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The British Motorcyclists Federation, Britain's biggest biker group, has accused Mayor Ken Livingston's safety pundits of a scare campaign in the face of the increased use of congestion-charge beating motorcycles and scooters.

The 140,000 strong BMF, Britain's most influential rider group, are concerned that the shock tactics applied to a current cinema advertising campaign funded by Transport for London (TfL) are designed more to deter people from taking up PTWs (powered two wheelers) than it is to reduce accidents.

The advertising campaign, costing a reputed £1.2 million, uses live actors within the audience to dramatise the report of a crash involving a motorcycle and then shows a short film of a car/motorcycle collision. It does nothing positive to educate drivers or riders say the BMF, it simply records the incident and dramatises it.

The BMF are also critical of the casualty figures used to justify the cinema campaign. Figures quoting a 111% increase in PTW deaths since 1995 (25 to 52) are totally misleading say the BMF as they completely ignore the fact that usage has increased massively over that same period. Registration figures for London show that moped registrations alone increasing by over one thousand percent (1007%) from a 1995 level of 668 to a level of 7,397 in 2000.

The BMF see this blatant manipulation of figures designed to scare off potential new riders. Such a massive increase in usage has to be taken into account when quoting casualty figures. Not to do so is a gross misrepresentation of the facts say the BMF.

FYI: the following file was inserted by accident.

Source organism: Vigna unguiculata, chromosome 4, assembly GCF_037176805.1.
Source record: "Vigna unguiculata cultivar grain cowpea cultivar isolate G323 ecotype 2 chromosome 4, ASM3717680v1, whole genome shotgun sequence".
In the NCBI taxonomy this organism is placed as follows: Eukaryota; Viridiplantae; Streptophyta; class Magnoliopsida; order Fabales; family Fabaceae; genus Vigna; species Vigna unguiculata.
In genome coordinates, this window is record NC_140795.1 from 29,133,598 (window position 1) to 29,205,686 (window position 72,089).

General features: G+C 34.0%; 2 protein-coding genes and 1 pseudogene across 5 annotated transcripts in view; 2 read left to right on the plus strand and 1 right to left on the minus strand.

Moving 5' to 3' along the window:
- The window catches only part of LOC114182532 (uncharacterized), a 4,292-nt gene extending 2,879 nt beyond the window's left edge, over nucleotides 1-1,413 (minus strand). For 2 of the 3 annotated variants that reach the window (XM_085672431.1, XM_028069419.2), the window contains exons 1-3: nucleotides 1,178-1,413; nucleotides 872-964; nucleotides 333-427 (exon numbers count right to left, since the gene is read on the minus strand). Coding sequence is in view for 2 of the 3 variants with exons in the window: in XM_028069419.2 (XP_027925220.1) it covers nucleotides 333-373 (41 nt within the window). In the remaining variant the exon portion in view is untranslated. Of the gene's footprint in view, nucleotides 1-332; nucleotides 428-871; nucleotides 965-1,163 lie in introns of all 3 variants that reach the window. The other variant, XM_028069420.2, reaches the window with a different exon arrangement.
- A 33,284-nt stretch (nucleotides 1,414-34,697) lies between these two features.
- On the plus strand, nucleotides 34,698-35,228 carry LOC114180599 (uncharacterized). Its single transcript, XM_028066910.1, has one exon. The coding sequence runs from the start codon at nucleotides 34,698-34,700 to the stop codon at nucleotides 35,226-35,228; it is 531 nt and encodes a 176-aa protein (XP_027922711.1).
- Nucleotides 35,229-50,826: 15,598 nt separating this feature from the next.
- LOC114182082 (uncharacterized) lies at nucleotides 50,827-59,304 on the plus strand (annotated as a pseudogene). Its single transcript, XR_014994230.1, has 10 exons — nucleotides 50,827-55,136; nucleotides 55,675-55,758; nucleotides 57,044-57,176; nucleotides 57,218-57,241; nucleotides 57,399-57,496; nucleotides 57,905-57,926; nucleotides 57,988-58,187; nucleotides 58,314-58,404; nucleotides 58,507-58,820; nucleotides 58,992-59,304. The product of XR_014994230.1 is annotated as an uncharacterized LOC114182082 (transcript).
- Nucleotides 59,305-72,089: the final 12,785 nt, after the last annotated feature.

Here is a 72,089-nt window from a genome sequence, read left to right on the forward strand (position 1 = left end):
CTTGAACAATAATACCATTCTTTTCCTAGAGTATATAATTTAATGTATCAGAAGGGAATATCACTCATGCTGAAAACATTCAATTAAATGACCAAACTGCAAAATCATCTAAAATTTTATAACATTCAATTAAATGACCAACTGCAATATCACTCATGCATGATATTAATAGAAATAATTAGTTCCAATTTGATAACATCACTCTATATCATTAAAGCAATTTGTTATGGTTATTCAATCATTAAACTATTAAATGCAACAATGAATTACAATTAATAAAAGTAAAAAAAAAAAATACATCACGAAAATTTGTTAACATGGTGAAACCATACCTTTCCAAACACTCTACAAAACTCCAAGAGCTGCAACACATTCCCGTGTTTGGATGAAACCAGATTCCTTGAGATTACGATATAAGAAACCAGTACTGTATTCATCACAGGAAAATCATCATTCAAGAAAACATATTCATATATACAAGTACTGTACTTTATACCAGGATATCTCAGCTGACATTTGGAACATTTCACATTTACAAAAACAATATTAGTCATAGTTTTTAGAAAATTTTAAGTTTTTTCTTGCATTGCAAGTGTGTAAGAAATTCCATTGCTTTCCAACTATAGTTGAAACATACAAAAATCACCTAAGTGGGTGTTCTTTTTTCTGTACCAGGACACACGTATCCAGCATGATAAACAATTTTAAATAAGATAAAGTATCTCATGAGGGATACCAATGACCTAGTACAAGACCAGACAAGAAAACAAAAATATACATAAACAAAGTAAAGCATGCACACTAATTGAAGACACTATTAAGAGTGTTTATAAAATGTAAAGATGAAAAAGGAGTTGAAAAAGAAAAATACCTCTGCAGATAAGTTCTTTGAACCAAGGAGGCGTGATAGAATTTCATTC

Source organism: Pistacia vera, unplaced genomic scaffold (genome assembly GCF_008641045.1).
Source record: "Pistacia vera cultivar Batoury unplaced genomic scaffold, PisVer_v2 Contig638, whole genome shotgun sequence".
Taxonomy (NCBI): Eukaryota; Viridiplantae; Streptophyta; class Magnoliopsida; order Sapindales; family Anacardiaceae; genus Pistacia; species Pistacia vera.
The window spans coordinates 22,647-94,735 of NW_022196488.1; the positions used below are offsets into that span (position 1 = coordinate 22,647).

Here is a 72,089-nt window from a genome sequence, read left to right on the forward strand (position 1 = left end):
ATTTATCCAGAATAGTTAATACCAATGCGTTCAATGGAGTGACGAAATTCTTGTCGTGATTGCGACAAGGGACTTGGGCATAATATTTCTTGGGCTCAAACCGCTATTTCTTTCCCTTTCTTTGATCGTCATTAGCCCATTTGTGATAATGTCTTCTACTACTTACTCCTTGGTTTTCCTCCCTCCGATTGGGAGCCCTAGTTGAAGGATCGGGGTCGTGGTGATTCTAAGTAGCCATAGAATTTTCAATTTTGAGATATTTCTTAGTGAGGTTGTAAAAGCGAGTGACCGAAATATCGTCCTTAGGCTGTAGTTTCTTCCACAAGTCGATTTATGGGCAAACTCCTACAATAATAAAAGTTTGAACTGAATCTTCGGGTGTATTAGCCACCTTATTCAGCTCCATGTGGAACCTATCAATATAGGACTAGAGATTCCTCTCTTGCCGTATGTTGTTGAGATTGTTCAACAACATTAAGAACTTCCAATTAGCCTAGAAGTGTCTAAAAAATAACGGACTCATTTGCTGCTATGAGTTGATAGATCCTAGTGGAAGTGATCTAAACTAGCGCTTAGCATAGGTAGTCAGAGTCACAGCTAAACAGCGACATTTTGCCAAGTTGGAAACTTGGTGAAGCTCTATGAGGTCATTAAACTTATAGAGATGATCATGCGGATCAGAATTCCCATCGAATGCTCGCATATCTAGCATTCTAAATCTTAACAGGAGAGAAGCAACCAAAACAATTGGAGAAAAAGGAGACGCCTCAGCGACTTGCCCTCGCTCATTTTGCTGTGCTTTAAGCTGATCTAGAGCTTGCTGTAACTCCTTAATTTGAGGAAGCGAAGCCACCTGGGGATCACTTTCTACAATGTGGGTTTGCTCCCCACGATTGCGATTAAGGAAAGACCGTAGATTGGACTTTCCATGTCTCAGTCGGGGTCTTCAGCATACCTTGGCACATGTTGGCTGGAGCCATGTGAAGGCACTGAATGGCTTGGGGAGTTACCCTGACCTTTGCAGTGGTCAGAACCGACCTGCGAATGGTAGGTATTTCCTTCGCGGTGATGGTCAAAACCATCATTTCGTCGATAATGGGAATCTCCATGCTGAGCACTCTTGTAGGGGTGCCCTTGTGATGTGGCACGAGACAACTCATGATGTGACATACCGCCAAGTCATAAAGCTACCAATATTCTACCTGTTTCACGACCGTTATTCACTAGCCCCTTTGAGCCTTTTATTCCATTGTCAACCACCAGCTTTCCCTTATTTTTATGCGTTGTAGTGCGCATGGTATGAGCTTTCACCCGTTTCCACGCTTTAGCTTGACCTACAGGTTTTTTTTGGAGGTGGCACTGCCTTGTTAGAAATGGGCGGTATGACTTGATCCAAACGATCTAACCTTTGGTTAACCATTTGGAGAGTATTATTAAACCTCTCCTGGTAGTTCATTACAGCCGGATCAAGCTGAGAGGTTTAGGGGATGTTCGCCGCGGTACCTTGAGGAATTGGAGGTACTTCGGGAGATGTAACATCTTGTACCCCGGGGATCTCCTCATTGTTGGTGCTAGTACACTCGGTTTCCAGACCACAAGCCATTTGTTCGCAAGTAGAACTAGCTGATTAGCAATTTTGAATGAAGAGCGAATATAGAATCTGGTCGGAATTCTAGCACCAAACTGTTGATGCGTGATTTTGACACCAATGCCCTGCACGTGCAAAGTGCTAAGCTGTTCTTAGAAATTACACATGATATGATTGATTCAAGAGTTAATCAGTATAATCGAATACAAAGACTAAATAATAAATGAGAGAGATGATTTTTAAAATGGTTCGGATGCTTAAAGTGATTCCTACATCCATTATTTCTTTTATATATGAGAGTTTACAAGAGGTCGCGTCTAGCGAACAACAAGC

The BMF have been encouraged by what was seen as an enlightened view by TfL of the contribution PTWs can make in reducing congestion, (with the wider use of bus lanes by PTWs being a case in point), but now suspect exemptions were agreed more for practical administrative reasons than anything else.

'We are deeply concerned that personalities within TfL's road safety division are using the introduction of congestion charging to pursue an anti motorcycling agenda" said the BMF's Assistant Government Relations Executive, Richard Olliffe.

"The cinema campaign purports to be aimed at reducing junction crashes yet seems to be saying that it is up to motorcyclists and scooter riders to avoid such crashes. By TfL's own admission, in the majority of junction crashes, the motorcyclist or scooter rider is the innocent victim of incompetent car driving therefore the campaign should be aimed at the motorist, not the motorcyclist" he said.

Summing up, Richard said: "The BMF believes that road safety practitioners should deliver road safety regimes that protect vulnerable road user groups like motorcyclists and scooters riders. This campaign begs the question; is the TfL road safety division capable of delivering safer roads for London's growing number of motorcycle and scooter users? If this exercise is anything to go by, I don't think so!"


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